Last weekend, The Wife and I made a trip over to Vicksburg just to get away for a couple of days. We had a great time, but there were a couple of surprises.
Wandering downtown on a beautiful Saturday, we walked up on a local chapter of Occupy Wall Street standing on a corner on Washington Street. Occupy Wall Street? In Vicksburg? Really?
There were three of them, which doesn’t sound like many. But, the Jackson chapter of Occupy Wall Street that has been in Smith Park around the clock for weeks now can barely scratch up that many.
The Vicksburg group was more engaging than their peers in Jackson. Of all the times walking in and out of the MBJ, which is directly across from Smith Park, I’ve never had a Jackson Occupier as much as acknowledge my existence.
Still, the Vicksburg group’s “recruiting efforts” were weak by my estimation. One woman, who greeted us with a warm smile, was preoccupied (pun intended) with getting her sign crafted. One man had his sign — it said “Revolution” with the “e” printed backwards — but he was busy with his cell phone and only nodded toward us.
The other fellow was on post with a nice sign and a winning personality. He said “hello” and “great day.” Unfortunately, he was wearing a Halloween mask, which I founded disconcerting.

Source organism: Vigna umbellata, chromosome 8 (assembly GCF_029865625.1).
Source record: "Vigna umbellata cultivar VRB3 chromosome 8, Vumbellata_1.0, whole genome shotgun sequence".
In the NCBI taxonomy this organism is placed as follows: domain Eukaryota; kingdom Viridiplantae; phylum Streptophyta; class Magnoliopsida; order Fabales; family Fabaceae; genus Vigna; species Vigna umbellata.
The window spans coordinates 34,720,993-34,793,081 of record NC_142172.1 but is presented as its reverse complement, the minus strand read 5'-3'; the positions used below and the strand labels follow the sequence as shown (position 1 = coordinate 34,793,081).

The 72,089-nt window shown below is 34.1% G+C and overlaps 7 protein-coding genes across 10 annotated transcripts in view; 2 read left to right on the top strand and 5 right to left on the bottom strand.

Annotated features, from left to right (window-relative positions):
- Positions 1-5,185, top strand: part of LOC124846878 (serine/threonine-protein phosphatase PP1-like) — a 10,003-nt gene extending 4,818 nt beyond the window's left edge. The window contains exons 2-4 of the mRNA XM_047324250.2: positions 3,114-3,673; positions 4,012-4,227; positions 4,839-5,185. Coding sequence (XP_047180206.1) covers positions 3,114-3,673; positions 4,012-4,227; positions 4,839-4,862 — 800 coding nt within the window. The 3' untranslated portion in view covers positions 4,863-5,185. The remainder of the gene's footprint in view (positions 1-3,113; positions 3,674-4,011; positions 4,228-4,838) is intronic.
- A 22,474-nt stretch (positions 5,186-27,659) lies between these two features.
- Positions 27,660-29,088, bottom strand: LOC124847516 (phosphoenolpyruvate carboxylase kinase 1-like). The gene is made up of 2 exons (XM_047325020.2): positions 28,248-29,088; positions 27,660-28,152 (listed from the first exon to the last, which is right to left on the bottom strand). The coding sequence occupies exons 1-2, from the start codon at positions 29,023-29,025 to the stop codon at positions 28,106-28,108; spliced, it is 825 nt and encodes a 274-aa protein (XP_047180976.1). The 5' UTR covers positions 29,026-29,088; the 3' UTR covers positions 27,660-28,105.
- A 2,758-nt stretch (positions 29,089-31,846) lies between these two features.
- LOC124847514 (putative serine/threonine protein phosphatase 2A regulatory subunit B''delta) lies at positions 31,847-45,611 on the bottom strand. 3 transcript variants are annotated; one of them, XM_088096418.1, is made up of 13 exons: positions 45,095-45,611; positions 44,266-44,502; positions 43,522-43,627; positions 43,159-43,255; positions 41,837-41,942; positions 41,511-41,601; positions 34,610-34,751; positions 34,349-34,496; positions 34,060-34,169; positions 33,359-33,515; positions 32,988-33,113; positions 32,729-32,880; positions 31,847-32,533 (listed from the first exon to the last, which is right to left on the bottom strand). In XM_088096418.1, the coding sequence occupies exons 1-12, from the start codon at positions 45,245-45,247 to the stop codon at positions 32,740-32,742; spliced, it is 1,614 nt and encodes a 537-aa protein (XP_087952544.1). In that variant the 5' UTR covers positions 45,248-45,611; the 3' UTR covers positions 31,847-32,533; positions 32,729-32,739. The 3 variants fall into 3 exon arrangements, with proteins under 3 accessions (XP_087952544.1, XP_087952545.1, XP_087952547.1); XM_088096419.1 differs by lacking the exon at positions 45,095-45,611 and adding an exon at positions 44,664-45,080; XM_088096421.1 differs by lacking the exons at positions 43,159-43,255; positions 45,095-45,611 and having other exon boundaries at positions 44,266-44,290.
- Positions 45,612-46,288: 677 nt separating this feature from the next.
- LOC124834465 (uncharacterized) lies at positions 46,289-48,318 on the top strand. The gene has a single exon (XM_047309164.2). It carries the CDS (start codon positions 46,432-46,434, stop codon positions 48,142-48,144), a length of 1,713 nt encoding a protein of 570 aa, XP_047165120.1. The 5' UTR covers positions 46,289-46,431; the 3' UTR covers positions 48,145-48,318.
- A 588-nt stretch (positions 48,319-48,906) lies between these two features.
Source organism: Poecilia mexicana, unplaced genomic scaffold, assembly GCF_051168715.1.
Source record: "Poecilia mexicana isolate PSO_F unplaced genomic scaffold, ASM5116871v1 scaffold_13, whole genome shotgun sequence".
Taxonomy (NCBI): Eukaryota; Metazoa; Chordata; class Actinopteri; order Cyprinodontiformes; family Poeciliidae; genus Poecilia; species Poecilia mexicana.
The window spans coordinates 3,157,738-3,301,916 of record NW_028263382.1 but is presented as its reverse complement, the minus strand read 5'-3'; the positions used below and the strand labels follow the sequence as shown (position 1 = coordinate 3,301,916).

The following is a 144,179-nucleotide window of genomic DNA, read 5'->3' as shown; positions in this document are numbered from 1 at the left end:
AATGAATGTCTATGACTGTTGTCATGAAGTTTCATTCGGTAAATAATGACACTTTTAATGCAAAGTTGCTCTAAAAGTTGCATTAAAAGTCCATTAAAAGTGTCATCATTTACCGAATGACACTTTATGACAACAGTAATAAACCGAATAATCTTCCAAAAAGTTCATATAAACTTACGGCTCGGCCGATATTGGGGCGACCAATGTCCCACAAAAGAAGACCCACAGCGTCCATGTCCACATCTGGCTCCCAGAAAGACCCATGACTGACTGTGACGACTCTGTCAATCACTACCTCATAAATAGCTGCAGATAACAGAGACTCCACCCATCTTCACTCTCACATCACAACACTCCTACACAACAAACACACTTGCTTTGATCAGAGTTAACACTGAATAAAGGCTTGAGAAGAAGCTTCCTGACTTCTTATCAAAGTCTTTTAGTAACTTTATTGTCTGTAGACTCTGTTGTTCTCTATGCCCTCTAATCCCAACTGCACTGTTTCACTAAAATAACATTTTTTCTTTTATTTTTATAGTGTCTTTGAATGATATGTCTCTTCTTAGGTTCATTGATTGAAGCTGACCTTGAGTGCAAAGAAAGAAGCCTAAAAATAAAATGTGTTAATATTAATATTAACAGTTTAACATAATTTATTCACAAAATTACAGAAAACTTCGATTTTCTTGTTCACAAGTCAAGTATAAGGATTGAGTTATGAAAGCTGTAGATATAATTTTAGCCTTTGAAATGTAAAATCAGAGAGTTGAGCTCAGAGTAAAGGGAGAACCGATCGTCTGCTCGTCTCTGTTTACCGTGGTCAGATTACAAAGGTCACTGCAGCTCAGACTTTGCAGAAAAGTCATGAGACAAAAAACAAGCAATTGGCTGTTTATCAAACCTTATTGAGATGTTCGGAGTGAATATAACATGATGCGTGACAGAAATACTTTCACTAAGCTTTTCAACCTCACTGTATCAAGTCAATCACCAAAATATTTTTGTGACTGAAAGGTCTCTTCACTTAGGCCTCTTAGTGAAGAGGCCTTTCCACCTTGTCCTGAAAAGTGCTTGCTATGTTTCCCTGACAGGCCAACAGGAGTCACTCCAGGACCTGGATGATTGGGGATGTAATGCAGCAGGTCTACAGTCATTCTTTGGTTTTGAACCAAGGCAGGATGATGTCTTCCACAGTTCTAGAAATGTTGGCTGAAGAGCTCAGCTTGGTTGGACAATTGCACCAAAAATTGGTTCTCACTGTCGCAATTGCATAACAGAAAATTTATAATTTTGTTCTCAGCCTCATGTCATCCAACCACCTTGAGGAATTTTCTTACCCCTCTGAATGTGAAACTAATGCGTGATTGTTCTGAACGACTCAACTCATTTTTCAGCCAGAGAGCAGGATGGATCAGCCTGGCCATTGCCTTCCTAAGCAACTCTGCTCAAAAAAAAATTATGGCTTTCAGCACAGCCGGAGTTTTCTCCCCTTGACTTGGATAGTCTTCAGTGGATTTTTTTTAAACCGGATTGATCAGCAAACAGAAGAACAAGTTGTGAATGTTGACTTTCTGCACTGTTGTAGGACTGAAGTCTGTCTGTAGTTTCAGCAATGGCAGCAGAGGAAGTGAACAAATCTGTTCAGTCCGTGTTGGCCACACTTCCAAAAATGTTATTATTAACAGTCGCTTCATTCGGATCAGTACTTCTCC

So, we just kept on walking.
The other surprise was encountered at the same time. Downtown Vicksburg is struggling. Vacant storefronts are common, and many of the downtown stores had already closed by early afternoon or were only opened on weekdays.
Vacant/closed retail property? In tourist-rich Vicksburg? Really?
While the megadeals such as Toyota get the ink, it is small businesses that create the majority of jobs and put money in people’s (consumers’) pockets. Thus, downtowns can be an excellent barometer of economic health.
It’s official — downtown Vicksburg, like every other community in America, is ailing. It’s a troubling sign of the times.
What Vicksburg needs is a vibrant downtown with sidewalks full of consumers. The last thing it needs is an element making visitors feel uncomfortable.
It’s a classic. No other group has a more vested interest in seeing the economy swing around than the Occupiers, yet their actions often seem detrimental to the very things they want. Don’t like big business? Fine. But, occupying downtown Vicksburg affects mom-and-pops, which are already struggling to meet the competition from big-box retailers.
I can make a strong case that the Vicksburg chapter of Occupy Wall Street is actually aiding big business, the “greedy monsters” that the movement says is sucking the financial life out of American consumers.
The recent reversal by U.S. banks on debit card fees proves the average voice counts. Consumers were displeased, showed it, and the heaviest-hitters in the financial world tucked tail and ran.
Occupy Wall Street has no coherent message, no consensus, and in their flailing around seem to hurt more than help.
Next time I go to Vicksburg, I hope the Occupiers are not standing on the corner, but rather are gainfully employed in a new downtown store. Now, that would be progress.